During World War II, Pappas was stationed in the Aleutian Islands off the Alaskan coast after they had been taken back from the Japanese. At the suggestion of his commanding officer, Mike “volunteered” to serve as physical education director at his base, an experience that would lead to his life’s work after the war ended.
Pappas returned to Pawtucket following the war and went to work for Collyer Wire. Always interested in sports, he became a member of the traveling Pawtucket Hobos basketball team, where he played hoops with good friend George Patrick Duffy.
“I’ve known Mike since he was 10 years old,” Duffy, now 92, said. “It’s a sad day today for everyone who knew Mike.”
Pappas began casting his spell around the city in the late 1940s, making friends and contacts through the force of his outgoing personality.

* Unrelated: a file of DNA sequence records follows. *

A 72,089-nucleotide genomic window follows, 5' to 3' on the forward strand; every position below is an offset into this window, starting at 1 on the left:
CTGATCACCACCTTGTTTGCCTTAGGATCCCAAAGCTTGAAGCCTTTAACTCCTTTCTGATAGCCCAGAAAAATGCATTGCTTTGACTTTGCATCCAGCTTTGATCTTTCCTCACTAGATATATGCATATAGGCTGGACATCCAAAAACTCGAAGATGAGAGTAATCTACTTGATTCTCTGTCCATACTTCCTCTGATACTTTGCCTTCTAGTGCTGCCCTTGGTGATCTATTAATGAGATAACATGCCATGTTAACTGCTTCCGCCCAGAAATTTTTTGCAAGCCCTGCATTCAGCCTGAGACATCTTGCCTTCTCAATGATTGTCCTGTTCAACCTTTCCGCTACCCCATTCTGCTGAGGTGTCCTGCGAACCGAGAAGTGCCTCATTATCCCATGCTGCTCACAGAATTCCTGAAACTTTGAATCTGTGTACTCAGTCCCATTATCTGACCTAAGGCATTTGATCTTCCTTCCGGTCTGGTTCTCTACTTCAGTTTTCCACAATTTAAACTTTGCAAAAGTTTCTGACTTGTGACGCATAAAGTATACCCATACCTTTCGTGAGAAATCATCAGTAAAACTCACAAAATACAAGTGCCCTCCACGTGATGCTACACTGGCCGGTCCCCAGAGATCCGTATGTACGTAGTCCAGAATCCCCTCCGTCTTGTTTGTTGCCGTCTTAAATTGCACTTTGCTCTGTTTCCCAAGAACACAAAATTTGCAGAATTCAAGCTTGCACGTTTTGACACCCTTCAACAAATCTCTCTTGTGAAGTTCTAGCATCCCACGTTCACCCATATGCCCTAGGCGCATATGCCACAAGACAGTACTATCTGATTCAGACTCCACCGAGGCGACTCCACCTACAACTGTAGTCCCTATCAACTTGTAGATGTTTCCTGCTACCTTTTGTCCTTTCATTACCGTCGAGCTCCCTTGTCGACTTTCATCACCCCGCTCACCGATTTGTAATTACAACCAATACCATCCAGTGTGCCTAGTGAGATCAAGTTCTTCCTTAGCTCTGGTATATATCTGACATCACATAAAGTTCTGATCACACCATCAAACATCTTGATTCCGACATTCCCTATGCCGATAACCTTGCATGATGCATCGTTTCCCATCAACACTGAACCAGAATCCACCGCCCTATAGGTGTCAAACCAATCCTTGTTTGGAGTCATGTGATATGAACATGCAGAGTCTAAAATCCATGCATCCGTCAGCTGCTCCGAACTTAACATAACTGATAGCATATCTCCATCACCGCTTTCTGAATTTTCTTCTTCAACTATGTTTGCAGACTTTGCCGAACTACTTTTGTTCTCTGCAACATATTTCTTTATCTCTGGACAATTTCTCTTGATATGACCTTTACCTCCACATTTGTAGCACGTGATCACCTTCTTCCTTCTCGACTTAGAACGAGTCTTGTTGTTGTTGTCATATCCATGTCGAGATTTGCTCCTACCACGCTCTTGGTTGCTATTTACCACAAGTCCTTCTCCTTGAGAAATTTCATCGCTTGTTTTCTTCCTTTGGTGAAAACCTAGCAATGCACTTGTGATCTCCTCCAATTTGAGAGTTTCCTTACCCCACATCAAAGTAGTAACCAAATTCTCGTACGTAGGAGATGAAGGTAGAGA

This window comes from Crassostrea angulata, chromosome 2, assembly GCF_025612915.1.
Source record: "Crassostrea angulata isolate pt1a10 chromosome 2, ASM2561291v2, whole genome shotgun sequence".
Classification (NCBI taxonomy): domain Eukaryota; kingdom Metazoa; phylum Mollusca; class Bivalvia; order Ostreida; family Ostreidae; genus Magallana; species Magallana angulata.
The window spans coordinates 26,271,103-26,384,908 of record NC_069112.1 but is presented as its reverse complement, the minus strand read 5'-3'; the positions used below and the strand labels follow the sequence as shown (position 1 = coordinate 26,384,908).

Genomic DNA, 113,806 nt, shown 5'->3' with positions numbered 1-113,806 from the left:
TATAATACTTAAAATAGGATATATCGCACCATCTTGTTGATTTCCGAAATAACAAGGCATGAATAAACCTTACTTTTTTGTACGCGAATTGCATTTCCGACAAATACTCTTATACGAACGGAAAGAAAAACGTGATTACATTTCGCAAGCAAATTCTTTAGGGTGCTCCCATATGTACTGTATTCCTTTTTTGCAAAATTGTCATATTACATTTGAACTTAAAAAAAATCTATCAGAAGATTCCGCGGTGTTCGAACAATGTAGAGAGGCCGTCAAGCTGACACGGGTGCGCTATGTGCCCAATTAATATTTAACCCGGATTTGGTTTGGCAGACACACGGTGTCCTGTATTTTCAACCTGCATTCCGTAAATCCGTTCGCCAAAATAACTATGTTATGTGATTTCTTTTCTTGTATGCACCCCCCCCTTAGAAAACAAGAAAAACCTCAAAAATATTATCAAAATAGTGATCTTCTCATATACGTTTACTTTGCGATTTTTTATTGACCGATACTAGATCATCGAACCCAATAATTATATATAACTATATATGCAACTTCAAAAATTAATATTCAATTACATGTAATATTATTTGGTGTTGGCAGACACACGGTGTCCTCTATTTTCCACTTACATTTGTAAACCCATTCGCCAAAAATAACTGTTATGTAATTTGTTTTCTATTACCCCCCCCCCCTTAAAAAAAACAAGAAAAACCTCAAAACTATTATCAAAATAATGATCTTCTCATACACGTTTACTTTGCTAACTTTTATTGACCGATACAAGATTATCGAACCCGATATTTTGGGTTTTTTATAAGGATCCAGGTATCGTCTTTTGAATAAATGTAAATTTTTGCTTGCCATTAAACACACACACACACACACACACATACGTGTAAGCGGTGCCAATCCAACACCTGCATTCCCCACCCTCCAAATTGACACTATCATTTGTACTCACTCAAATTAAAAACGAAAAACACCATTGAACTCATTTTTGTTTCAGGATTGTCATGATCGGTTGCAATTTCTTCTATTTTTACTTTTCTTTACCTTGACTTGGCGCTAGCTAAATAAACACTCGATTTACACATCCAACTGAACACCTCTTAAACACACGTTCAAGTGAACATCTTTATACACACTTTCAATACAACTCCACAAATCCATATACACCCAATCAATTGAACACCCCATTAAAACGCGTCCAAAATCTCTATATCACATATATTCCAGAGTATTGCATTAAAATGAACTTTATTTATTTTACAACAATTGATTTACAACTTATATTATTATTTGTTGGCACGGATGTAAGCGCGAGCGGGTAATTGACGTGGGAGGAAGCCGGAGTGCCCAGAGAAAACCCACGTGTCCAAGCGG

“One day, I got a call from Phil Geiger,” Pappas recalled. “He knew the kind of work I had done in the Army and hired me as a physical education instructor. I took the job and never left the Boys Club. I enjoyed my work, seeing the kids at the club grow up into men over the years. I also enjoyed working with the people on our Board of Directors, great men like Ned Barlow who gave back so much to the community.”
Pappas became a familiar face at Pawtucket Country Club, where he played golf and enlivened the atmosphere with his anecdotes and connections to the professional sports world.
“Mike brought Ted Williams to our club to play a round of golf in 1976,” long-time caddy master Jim Tanner was saying on Thursday morning. “Ted didn’t want anyone to know he was coming. It was a big secret to most of the members. Ted didn’t have golf clubs so we gave him Bill Harty’s clubs. Bill was lefthanded, just like Ted.”